Every Allston musician experiences the not-so-endearing grime of Rat City in their own personal way: Some in dank old PBR cans and pizza boxes in their flatmate’s room, others via the inevitable rodent infestations that gave the city its nickname.
But Mary Timony of Helium got the bona fide Allston experience when she returned home from tour to find the band’s practice space covered in a foot of fluffy white mold. “I remember we got home from this tour and there was the most insane kind of mold covering the entire practice space… it was the most disgusting thing I’ve ever seen,” Timony says, laughing as she recalls the incident with a nostalgic fondness. Needless to say, no one makes it out of the Boston neighborhood unscathed.
To say Timony’s career has been all over the place would be a disservice to her varied projects over the past two decades; from starting Helium in 1992 to spurring on Wild Flag, Ex Hex, and her own solo project, the singer/songwriter has remained active in her own niche of toned-down alternative for more than 20 years. In the annals of ’90s rock history, she completes the holy trinity of female lead singers alongside Carrie Brownstein and Shirley Manson. But after focusing in on whip-smart rock outfit Ex Hex for the past few years, Timony’s turning back the clock and going on tour to play old Helium tunes in tangent with the Matador Records re-release of the trio’s two albums (1995’s The Dirt of Luck and 1997’s The Magic City) and the release of rarities compilation Ends With And.
The past 12 months have been especially kind to fans of ’90s Boston-based gems; Pixies, Belly, and Letters to Cleo have all toured, and Buffalo Tom held court last month at Boston Calling. The new Helium resurgence solidifies the trend as the ’90s creep back to reclaim the scene.
Victoria Wasylak: You went to Boston University, and Helium of course formed in Boston. How do you feel about coming back to Boston to play the music of Helium?
Mary Timony: I’m looking forward to it. Boston is like a home to me. I was there from 1988 to 2003. I lived there for — I don’t even know how many years, a long time! So yeah, it feels pretty familiar.
Do you remember where you would play and rehearse in town originally?
Absolutely, yeah! When Helium first started — it was in 1992 — we practiced in a group house somewhere in Brighton in someone’s basement. And then after that we had this space in Lower Allston — there was this practice space, I’m sure it’s not there anymore, but I actually lived right down the street, I lived in this group house. It was kind of like this really shitty room, it was super junky. Then we ended up having a space at the Sound Museum. We actually used to share a space with a band and it flooded. I remember we got home from this tour and there was the most insane kind of mold covering the entire practice space. It was crazy! It was like this white fluffy cloud and it was a foot tall. It was the most disgusting thing I’ve ever seen.
There was another time I was in a different practice space in another Sound Museum — because there were three or four locations — and we had a dead pigeon come in through the ceiling of the practice space. It was like there was some kind of flooding in the gutter; it was so gross. I’m sure the Sound Museum is still going on there, but I don’t know.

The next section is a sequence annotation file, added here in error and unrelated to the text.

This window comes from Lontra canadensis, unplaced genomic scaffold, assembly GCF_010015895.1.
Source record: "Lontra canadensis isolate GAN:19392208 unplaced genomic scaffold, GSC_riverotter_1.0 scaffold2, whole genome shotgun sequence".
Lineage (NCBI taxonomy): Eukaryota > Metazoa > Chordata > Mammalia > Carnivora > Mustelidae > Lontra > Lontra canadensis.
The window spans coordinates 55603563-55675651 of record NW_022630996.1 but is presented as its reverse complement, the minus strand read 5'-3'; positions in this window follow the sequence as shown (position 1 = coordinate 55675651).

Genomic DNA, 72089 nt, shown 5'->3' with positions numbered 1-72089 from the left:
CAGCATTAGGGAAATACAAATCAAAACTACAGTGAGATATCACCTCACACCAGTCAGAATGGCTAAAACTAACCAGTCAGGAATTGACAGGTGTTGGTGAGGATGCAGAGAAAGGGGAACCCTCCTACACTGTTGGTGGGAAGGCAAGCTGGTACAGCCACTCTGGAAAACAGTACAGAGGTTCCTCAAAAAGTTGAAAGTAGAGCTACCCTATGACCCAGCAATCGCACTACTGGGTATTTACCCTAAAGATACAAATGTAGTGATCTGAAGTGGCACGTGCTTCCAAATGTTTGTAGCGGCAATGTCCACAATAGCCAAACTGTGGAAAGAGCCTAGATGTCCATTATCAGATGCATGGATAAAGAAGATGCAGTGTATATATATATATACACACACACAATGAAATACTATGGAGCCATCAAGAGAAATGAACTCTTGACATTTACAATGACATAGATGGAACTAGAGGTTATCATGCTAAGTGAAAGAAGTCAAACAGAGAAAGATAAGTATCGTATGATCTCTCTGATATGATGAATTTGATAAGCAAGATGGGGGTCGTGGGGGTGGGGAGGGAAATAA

Did you have to replace your gear when that [mold] happened?
You know, I don’t know what got damaged. [laughs] We probably just kind of washed it off and just went with it.
It was enough to leave a big imprint on your mind, apparently.
I don’t know why I’m telling you all the gross stories! [laughs] Practice spaces are always totally disgusting. I don’t know why — it just has to do with kids in their 20s and they’re always rented out and no one ever cleans the bathroom. People are just so gross. It goes along with rock and roll.
I mean, that’s the essence of Allston — they call it “Rock City” for a reason. It’s a pretty gnarly place, but that’s where the music happens.
I’m glad to know it’s still called rock city because it was when I lived there too. That’s cool — good!
It’s really interesting that you’re starting to play some Helium music again because Letters to Cleo also started playing music again. It’s like the renaissance of ’90s Boston music.
You know, what’s cool is that we actually practiced a few doors down from them in the Sound Museum, so that’s perfect! It was the Sound Museum location near the Big Dig — I bet that’s not there anymore, it’s probably all fancy down there now. That’s cool, I didn’t realize they were doing shows.
Why did you pick Helium in particular to play on this new tour? You have quite a few different projects you’ve worked on in the past 20 years.
I’ve been working for a while on getting these reissues of the two original Helium records together, and then Matador suggested the idea of releasing all the other stuff that didn’t come out on vinyl, basically, or harder to find, and making another LP. Luckily, it was a good time for them to re-release the vinyl. I’ve been noticing over the last 10 years or so, I’ll hear you can’t find Helium records on vinyl anymore because they’re kind of “out of print,” so I wanted to make sure they were available, and so now they’re coming out. I worked for probably a year with Matador, trying to find a bunch of tracks and compiling it all. It was a big project, it took a really long time actually. So the records are coming out and they’re being reissued on vinyl, so in order to support the record release, I’m doing shows.